Frank’s column from Guitar World magazine.
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Frank Aresti’s POV: Let the Melody Take You Away … Out of the Box

This column is called POV because I hope to give a different point of view on playing guitar, and taking your playing to another level.

Lesson one: Let Melody Take You Away … Out of the Box.

I love playing guitar. I try to play as much as I can. But given my day job and various responsibilities, it’s tough to find the time to stay in physical shape. When I do get a chance to play, I find myself doing scales for dexterity and muscle building, with time for little else. It’s easy to fall into a rut: if scales are all you practice, then it’s likely your improvisational solos will sound like scales.

One exercise I do to get out of the “scale rut” is to play vocal melodies. I’ll use anything, from a Frank Sinatra song to an Iron Maiden song to a Sade song. I purposely choose vocal melodies because vocalists are forced to work within the limits of breath and range, and, as a result, their note phrasing and selection are inherently different from those of a guitarist.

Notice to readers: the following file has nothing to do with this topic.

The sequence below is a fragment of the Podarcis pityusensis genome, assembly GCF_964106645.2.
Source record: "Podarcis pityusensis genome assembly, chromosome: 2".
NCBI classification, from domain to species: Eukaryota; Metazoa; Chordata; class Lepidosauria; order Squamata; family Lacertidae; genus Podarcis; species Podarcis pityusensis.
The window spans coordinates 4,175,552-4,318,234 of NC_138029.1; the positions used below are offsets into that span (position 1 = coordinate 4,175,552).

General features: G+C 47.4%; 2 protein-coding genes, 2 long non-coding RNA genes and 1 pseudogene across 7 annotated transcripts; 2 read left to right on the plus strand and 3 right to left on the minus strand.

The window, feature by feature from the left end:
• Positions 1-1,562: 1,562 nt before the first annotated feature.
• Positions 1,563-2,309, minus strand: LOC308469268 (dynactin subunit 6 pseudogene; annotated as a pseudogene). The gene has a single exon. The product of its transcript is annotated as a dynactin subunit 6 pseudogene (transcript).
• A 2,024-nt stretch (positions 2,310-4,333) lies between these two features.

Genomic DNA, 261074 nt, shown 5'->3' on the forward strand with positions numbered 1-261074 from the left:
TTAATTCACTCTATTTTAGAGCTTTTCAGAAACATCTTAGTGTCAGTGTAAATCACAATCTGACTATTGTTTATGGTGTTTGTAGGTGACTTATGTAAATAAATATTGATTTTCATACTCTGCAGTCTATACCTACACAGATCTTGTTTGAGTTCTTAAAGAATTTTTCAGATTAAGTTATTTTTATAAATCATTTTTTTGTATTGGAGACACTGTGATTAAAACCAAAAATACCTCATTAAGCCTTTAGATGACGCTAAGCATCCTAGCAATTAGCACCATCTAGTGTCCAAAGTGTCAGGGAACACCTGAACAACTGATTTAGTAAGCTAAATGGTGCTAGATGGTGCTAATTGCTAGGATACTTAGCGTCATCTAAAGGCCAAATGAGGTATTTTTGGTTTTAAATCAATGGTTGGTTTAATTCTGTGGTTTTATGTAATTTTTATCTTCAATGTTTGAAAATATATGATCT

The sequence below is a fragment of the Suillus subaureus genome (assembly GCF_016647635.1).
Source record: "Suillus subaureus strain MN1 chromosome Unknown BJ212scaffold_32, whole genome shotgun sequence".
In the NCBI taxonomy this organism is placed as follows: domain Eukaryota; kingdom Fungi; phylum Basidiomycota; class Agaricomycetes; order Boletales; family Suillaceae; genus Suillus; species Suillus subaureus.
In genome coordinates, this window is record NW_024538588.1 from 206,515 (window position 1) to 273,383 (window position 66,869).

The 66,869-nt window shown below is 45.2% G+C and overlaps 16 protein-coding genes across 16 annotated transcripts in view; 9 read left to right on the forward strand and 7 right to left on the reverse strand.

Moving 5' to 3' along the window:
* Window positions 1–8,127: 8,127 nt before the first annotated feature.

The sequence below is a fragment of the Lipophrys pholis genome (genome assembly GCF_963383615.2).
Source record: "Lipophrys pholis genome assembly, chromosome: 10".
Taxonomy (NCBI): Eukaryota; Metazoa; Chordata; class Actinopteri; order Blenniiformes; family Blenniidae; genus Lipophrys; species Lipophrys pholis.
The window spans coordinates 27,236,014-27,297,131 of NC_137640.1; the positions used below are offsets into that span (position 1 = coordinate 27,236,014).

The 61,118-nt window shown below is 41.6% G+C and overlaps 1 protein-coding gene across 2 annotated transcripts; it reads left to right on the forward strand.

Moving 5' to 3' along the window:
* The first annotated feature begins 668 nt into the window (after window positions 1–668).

For the sake of this lesson, we will use an example that is arguably one of the most famous melodies of all time: “Over the Rainbow.” It begins with a simple octave interval. From there, it moves to various notes, all within the octave that has been established.

YouTube it, and pay attention to the phrasing Judy Garland gave the piece, and try to mimic that. Jeff Beck also does an amazing rendition, with his own style of phrasing. Let that inspire you to try your own phrasing.

Playing vocal melodies on the guitar will make the muscles in both your left and right hands behave differently than they do when they play scales. That muscle “relearning” is the key to this lesson, and to hopefully get you moving in a new direction.

One last thing: I often borrow from vocal melodies in my own lead work. Rephrasing a song’s key melody into a solo unifies the song’s parts into a certain sense of wholeness. One recent example is in the song “Any Given Day,” on the Arch/Matheos release, Sympathetic Resonance. The first two measures of the solo mimic the vocal melody in the part preceding it before going off in its own direction. Have a listen, and I hope it helps.

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